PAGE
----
Prudential Douglas Elliman broker Dolly Lenz counts Donald Trump's $125 million Maison de L'Amitie among her listings and Richard Gere and Bruce Willis as her clients.
But no showing compares to one involving "Babs."
"I made an appointment for Barbra Streisand to see a property, and when the seller showed up, he got down on his knees and sang 'People Who Need People,'" says Lenz. "Wall street gurus, masters of the universe, most will bend over backward for a movie star."
Oh, the difficult life of a star in need of a home.
For starters, privacy is a huge concern. Brokers do whatever they can to hide their client's identity as they scour the finest locales for luxe properties. That's because if a seller finds out the potential buyer is someone they regularly see in Us Weekly, chances are good that the seller's friends, neighbors and family members will show up, cameras and autograph pads in hand.
"Most [celebrities] are private people," says Mauricio Umansky, a broker at Hilton & Hyland in Southern California. "It's why they choose to live in gated communities or around other celebrities." These include Columbian singer Shakira, who lives on Star Island near Matt Damon and Ricky Martin, and Courteney Cox and David Arquette, who live in Malibu and call Pierce Brosnan and Ted Danson neighbors.
Stars do whatever they can to limit exposure, even after a sale. When Brad Pitt and Angelina Jolie bought a $3.75 million French Quarter mansion in New Orleans, they did so through a trust Pitt set up called "Mondo Bongo." Susan Breitenbach, a Bridgehampton, N.Y.-based Corcoran broker, says many stars use limited liability corporations or trusts to ensure anonymity.
But brokers are no dummies. And within limits, they will try to convince high-profile sellers to reveal themselves to drive up the price and nab a quick sale. When Bruce Willis sold his Trump Towers apartment in 2004, Lenz says the buyer paid more than 25% above market price.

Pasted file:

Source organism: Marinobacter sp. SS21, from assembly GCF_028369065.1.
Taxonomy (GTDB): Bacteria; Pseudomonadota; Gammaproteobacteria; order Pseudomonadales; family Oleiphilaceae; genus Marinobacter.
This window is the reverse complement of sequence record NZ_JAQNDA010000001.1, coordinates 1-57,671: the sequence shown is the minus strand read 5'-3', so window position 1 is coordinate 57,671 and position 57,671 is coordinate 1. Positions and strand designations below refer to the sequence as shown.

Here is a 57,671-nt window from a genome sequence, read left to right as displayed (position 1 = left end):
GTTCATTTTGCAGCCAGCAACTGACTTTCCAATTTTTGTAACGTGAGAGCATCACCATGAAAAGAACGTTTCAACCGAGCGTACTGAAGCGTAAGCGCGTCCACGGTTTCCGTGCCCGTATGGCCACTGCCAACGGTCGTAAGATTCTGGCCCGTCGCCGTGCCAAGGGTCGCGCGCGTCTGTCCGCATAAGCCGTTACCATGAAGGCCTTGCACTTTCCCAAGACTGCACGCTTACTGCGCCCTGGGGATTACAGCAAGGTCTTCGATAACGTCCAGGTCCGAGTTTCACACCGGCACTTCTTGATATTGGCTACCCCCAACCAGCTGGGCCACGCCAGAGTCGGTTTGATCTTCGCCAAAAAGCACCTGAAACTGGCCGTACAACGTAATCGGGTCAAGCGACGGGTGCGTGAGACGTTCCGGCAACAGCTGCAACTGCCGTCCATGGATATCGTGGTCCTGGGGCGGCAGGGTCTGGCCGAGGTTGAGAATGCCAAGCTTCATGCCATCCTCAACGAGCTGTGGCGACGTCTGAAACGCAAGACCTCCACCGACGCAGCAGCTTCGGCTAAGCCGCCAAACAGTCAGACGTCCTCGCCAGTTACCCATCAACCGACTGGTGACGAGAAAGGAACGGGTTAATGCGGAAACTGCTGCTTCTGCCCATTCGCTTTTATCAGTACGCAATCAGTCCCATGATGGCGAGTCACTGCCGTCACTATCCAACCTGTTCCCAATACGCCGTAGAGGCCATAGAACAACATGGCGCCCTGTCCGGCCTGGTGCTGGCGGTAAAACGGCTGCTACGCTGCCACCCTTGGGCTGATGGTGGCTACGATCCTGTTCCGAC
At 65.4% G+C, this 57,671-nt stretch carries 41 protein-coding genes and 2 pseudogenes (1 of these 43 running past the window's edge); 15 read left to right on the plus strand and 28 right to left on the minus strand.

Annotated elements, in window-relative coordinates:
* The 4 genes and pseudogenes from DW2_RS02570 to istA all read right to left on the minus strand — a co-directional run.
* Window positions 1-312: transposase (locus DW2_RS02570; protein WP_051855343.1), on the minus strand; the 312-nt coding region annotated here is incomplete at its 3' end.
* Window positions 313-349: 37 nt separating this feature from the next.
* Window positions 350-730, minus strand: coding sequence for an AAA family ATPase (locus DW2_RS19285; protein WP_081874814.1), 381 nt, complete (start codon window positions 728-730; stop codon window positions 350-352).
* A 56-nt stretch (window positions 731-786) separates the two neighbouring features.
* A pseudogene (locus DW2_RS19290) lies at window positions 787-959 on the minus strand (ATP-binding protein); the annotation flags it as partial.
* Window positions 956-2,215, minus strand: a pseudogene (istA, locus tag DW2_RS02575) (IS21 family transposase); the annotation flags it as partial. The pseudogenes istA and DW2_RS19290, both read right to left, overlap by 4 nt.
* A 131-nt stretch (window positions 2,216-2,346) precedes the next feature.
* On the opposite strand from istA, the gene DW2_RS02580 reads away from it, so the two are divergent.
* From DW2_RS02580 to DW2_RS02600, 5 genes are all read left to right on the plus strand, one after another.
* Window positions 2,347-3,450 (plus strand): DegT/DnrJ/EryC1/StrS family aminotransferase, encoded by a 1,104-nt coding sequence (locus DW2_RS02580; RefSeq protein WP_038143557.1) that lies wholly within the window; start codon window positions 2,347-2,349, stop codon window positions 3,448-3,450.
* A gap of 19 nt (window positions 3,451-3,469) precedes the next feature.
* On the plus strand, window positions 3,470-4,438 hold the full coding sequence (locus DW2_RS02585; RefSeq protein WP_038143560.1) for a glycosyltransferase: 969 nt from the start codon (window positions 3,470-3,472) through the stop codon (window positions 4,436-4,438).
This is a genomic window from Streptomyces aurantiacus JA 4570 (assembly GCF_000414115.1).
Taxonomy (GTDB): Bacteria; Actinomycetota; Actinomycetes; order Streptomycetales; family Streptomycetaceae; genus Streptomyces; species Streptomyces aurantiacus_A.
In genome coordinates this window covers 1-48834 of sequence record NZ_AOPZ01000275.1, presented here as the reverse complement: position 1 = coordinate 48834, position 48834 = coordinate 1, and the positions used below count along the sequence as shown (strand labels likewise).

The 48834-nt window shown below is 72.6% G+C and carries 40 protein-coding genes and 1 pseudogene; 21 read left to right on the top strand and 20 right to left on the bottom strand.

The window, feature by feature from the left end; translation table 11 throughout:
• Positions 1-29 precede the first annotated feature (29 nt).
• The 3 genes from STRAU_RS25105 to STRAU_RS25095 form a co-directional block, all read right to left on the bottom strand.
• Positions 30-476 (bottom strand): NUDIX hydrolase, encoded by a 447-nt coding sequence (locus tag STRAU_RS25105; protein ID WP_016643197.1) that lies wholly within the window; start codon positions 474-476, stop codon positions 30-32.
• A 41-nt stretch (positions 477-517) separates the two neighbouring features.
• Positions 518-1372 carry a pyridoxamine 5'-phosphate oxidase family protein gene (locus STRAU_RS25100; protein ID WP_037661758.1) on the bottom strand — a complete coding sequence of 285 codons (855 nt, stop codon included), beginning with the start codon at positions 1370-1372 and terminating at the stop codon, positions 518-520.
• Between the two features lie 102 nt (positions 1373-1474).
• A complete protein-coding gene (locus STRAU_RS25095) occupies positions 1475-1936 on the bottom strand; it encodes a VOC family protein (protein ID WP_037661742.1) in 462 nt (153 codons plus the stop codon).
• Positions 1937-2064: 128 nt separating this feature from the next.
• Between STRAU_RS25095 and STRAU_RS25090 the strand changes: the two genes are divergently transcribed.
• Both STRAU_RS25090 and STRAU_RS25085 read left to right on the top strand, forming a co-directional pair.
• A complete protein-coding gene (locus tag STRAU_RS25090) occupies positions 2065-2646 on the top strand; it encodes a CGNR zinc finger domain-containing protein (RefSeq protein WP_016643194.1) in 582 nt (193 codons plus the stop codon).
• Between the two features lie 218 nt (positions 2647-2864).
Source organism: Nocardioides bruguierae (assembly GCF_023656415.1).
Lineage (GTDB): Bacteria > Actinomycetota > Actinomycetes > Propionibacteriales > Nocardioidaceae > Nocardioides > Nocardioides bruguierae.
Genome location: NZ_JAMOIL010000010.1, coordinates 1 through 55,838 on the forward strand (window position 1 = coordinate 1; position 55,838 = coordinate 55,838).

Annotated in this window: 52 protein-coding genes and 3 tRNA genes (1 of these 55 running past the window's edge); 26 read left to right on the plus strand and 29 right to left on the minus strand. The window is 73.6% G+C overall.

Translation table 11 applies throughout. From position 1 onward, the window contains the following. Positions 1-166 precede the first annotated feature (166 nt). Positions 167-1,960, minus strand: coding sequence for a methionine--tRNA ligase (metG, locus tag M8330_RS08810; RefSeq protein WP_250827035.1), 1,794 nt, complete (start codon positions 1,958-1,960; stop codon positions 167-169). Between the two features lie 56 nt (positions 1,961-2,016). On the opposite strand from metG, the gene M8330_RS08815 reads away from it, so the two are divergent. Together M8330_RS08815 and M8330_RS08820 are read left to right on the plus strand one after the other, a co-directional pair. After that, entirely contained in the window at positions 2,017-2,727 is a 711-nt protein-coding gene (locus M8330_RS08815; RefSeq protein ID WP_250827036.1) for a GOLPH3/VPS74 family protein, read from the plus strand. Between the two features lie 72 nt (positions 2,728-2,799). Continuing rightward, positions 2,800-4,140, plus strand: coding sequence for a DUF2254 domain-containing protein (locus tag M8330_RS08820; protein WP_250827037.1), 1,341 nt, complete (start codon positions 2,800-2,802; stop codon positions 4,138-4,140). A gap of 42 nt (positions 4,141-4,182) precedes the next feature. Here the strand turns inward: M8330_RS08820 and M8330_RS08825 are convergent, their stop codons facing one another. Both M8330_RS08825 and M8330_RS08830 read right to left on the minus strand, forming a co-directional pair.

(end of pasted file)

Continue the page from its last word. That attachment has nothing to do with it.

"It was a record price because of his name," says Lenz. "Stars start not wanting to use their name--and say they don't care about the money--but when they see it can be $5 million or more extra, they might change their mind."
So far, that strategy hasn't worked for Britney Spears. Her seven bedroom, 9,200-square-foot Serra Retreat Spanish-style mansion, which has a dance room and recording studio, was re-listed in early April at $11.9 million, almost $2 million beneath the original asking price.
Brokers say it's often this high level of customization that can negate any benefit from having a celebrity name attached.
Miami Heat center Shaquille O'Neal bought his 20,000-square-foot Miami home from former Heat center Rony Seikaly in 2004. Besides the indoor basketball court, the house is supersized, with doorways and ceilings made for a seven footer. O'Neal has had the house on the market since 2005 at an asking price of $35 million. If it remains there much longer, he might want to ask Heat brass to raise the salaries of his backups, Alonzo Mourning and Michael Doleac, so he can find a buyer.
Also feeling burned? Soccer star David Beckham and wife Victoria, who are in the midst of relocating to Los Angeles for Beckham's new contract with the L.A. Galaxy.
Before settling this week on a multimillion-dollar Beverly Hills manse, People.com reports the couple had spent months searching, in small part because once sellers found out about the Beckhams' identities, they tried to boost the price, figuring the famed midfielder could afford it.
This is often when the real work begins.
"Selling to a celebrity is one of the hardest sells, because not only do you have to get them to like it," says Lenz, "you have to also convince a huge group of attorneys, business managers and accountants that it's the right move."